Serena Williams

Serena Williams made headlines in April 2017 not only for winning the Australian Open — her 23rd Grand Slam — but for winning it during the first trimester of her pregnancy. That same year Alysia Montaño, who had run in the 2014 USA Track and Field Championship when she was eight months pregnant, ran the event again — this time a mere five months into her pregnancy. A year later, 40-year-old Swedish obstacle-course racing champion Anna-Lee Markstedt made headlines of her own literally cartwheeling into the delivery room before giving birth to her second child; five months post-delivery she finished fourth in a world championship obstacle race.

But there weren’t any headlines for the hundreds of thousands of pregnant women and new mothers who were trying to incorporate or maintain an exercise regimen in their daily routines. Not only were the headlines missing, it turns out — so was the maternity workout clothing designed to make those routines comfortable.

Whether they’re professional athletes or not, women know something that has not been satisfactorily addressed by a long list of major athletic apparel companies. The idea of pregnancy as a “delicate condition” has been replaced by a new model of pregnancy as another stage of wellness, led by mothers-to-be who know that staying in top physical shape is in everyone’s best interest — theirs as well as their baby’s — during pregnancy and the post-partum period.

Active women need activewear. While major athletic apparel brands have increased their focus on women, they have not addressed this all-important phase in their female customers’ lifecycles.

Great Expectations… As Long As You Aren’t Actually Expecting

Find this hard to believe? Just go to America’s top athletic wear companies’ web sites, type “Maternity” into the search box, and see what happens. We did, receiving answers ranging from “Maternity” returned no results, so we are showing you results for ‘Materials’ instead” to “Maternity (0), WE’RE SORRY.” Similar responses were found on nine of the top 10 apparel makers’ sites. The only exception was DKS, whose message read: “Though we don’t carry maternity apparel, we carry activewear designed to fit any body, including yours. Check out our selection of stylish and trendy apparel that will flatter your figure — making you feel confident and comfortable.”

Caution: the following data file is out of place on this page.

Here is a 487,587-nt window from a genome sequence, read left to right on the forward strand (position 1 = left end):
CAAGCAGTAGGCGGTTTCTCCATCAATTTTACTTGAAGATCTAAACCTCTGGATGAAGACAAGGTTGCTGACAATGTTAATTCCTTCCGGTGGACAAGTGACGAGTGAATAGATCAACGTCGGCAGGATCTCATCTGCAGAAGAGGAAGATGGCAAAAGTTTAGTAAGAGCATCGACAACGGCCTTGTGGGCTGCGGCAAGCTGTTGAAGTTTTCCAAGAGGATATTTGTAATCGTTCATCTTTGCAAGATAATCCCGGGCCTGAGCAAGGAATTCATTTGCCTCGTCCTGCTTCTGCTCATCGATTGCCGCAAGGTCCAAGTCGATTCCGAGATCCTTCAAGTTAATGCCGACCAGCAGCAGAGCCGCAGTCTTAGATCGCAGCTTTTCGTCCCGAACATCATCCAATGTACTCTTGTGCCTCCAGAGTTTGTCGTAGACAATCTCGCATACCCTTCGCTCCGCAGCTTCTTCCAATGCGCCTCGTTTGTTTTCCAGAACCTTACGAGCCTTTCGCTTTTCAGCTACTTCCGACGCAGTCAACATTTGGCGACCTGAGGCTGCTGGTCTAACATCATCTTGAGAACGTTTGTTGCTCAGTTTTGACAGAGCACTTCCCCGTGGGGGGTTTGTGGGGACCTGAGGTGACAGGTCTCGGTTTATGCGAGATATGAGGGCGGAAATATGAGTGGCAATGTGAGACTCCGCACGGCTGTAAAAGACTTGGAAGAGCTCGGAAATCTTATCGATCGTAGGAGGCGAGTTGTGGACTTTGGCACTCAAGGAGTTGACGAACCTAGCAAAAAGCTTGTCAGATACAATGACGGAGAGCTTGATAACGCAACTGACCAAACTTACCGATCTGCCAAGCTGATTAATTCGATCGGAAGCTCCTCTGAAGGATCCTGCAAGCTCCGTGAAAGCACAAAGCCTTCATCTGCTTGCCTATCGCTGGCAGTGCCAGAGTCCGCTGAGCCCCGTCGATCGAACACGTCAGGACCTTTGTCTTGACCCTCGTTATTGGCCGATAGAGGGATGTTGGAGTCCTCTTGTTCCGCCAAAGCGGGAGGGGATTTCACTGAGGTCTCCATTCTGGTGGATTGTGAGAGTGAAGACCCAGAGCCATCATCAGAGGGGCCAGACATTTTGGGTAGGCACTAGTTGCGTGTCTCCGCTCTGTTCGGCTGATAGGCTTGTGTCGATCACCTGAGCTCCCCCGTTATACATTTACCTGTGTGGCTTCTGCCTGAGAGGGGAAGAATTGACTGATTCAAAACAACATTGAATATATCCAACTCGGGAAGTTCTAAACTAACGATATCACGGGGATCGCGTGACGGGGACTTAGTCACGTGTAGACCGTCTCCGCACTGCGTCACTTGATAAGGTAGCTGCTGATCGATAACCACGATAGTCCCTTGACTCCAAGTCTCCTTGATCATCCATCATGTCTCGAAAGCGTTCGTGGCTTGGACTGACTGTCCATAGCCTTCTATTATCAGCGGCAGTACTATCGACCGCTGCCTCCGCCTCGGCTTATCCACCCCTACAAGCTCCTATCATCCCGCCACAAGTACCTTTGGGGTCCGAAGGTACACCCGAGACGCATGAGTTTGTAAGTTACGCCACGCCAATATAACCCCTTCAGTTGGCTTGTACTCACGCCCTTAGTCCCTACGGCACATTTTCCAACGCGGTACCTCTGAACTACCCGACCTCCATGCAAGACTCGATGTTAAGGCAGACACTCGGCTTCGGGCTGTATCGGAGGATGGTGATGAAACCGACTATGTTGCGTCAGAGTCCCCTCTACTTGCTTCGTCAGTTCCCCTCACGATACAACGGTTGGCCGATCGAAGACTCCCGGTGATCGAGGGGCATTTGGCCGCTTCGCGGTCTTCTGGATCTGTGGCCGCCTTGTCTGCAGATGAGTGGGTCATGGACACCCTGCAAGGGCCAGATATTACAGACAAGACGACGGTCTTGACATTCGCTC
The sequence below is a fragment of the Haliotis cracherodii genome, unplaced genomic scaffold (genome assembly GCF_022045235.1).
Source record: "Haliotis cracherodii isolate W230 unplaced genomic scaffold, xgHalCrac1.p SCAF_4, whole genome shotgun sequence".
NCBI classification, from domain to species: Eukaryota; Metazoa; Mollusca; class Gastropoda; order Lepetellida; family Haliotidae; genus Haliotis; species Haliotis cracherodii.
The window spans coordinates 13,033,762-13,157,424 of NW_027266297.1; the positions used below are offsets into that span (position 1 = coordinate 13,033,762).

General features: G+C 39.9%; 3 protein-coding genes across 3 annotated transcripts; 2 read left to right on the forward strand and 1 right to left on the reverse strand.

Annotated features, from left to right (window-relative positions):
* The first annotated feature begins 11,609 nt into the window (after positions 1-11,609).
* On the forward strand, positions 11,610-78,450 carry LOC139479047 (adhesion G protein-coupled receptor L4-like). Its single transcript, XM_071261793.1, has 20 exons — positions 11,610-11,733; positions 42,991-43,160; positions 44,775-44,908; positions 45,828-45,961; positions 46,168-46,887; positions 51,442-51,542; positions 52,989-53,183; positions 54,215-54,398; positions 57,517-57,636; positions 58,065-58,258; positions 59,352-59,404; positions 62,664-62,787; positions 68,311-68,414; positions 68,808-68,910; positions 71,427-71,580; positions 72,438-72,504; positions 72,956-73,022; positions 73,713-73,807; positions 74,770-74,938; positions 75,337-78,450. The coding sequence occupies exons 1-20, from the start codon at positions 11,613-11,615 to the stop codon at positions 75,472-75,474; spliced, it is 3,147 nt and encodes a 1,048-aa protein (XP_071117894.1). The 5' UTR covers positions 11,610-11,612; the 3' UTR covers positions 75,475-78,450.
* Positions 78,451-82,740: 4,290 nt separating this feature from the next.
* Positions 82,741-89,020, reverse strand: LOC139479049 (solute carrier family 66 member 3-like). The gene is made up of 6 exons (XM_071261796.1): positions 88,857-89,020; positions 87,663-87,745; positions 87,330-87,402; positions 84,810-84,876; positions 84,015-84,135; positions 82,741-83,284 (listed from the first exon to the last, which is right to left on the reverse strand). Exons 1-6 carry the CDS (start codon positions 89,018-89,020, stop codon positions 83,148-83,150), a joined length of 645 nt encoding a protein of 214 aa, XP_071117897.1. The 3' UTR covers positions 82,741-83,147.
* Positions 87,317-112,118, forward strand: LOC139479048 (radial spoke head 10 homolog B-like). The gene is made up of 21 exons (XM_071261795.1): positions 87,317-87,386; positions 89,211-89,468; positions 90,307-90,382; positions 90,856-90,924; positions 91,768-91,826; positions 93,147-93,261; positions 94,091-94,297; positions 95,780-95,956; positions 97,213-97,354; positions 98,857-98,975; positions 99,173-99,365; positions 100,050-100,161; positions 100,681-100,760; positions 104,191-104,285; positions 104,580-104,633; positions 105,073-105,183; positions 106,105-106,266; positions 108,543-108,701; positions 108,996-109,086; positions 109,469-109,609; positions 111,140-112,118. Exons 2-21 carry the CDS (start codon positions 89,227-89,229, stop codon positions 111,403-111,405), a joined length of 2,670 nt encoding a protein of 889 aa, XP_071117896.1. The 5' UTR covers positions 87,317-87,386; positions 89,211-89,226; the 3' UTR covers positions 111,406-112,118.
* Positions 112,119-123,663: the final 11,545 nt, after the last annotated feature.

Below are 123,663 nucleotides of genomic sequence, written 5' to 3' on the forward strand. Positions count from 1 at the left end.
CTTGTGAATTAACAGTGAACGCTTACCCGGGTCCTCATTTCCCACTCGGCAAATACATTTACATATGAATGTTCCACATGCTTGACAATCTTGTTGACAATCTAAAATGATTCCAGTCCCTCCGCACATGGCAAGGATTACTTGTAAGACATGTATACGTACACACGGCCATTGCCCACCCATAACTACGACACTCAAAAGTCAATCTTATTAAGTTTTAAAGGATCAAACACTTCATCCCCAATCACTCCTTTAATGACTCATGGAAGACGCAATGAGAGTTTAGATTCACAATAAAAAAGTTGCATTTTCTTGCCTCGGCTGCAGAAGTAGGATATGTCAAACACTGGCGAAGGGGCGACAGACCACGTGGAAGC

An Evolving Conversation and a Badly Missed Opportunity

This kind of messaging carries the unintended consequence of alienating new mothers and mothers-to-be — especially those of Millennial and Gen Z age, who expect the brands they support to be values-driven and prepared to meet their needs at every stage of their lives. This emerging consumer truism is particularly valid at critical stages, including maternity and beyond, where expectations drive low-volume SKU rationalizations at the expense of lifetime customer value and brand loyalty. To turn things around, athletic wear brands need new strategies and new designs, whether created in-house or through strategic partnerships, that reflect the needs of real consumers. This failure to engage is amplified at times when mothers or mothers-to-be shop for athletic wear and seek out peer and community advice on baby and personal-care items.

Birthrate data from 2017 shows that about 3.5 to 4 million Americans are pregnant in any given year — translating to 6.5 percent of the critical 18-to-44-year-old female demographic that apparel companies target. Postpartum women in the U.S. represent around another 2 million annually. Globally, the 2019 maternity market is estimated at about $7 billion, with an expected CAGR pegged at 2.1 percent from 2019 through 2023.